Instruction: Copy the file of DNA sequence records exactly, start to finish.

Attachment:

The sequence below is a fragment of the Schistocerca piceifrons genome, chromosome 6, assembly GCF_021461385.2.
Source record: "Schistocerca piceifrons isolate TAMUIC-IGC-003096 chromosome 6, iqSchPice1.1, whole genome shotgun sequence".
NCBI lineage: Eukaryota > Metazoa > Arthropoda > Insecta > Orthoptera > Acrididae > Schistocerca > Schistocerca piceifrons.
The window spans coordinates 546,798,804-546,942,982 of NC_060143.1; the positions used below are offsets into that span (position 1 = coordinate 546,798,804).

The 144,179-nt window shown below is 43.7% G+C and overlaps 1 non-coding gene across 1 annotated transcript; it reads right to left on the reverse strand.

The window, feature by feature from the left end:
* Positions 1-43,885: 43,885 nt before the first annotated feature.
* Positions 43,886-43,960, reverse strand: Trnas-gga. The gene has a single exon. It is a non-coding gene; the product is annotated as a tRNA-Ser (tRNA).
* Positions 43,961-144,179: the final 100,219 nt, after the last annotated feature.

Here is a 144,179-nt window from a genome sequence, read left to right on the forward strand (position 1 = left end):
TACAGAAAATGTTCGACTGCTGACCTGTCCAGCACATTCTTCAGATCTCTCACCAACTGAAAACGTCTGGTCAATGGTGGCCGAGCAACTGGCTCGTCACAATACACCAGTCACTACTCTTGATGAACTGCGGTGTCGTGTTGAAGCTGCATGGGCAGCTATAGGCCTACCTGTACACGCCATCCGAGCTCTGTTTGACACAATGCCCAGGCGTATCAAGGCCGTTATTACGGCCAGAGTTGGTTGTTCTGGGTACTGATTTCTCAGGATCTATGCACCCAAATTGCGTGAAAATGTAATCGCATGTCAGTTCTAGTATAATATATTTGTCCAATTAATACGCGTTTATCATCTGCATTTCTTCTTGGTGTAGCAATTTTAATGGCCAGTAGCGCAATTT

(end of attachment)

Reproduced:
The sequence below is a fragment of the Schistocerca piceifrons genome, chromosome 6, assembly GCF_021461385.2.
Source record: "Schistocerca piceifrons isolate TAMUIC-IGC-003096 chromosome 6, iqSchPice1.1, whole genome shotgun sequence".
NCBI lineage: Eukaryota > Metazoa > Arthropoda > Insecta > Orthoptera > Acrididae > Schistocerca > Schistocerca piceifrons.
The window spans coordinates 546,798,804-546,942,982 of NC_060143.1; the positions used below are offsets into that span (position 1 = coordinate 546,798,804).

The 144,179-nt window shown below is 43.7% G+C and overlaps 1 non-coding gene across 1 annotated transcript; it reads right to left on the reverse strand.

The window, feature by feature from the left end:
* Positions 1-43,885: 43,885 nt before the first annotated feature.
* Positions 43,886-43,960, reverse strand: Trnas-gga. The gene has a single exon. It is a non-coding gene; the product is annotated as a tRNA-Ser (tRNA).
* Positions 43,961-144,179: the final 100,219 nt, after the last annotated feature.

Here is a 144,179-nt window from a genome sequence, read left to right on the forward strand (position 1 = left end):
TACAGAAAATGTTCGACTGCTGACCTGTCCAGCACATTCTTCAGATCTCTCACCAACTGAAAACGTCTGGTCAATGGTGGCCGAGCAACTGGCTCGTCACAATACACCAGTCACTACTCTTGATGAACTGCGGTGTCGTGTTGAAGCTGCATGGGCAGCTATAGGCCTACCTGTACACGCCATCCGAGCTCTGTTTGACACAATGCCCAGGCGTATCAAGGCCGTTATTACGGCCAGAGTTGGTTGTTCTGGGTACTGATTTCTCAGGATCTATGCACCCAAATTGCGTGAAAATGTAATCGCATGTCAGTTCTAGTATAATATATTTGTCCAATTAATACGCGTTTATCATCTGCATTTCTTCTTGGTGTAGCAATTTTAATGGCCAGTAGCGCAATTT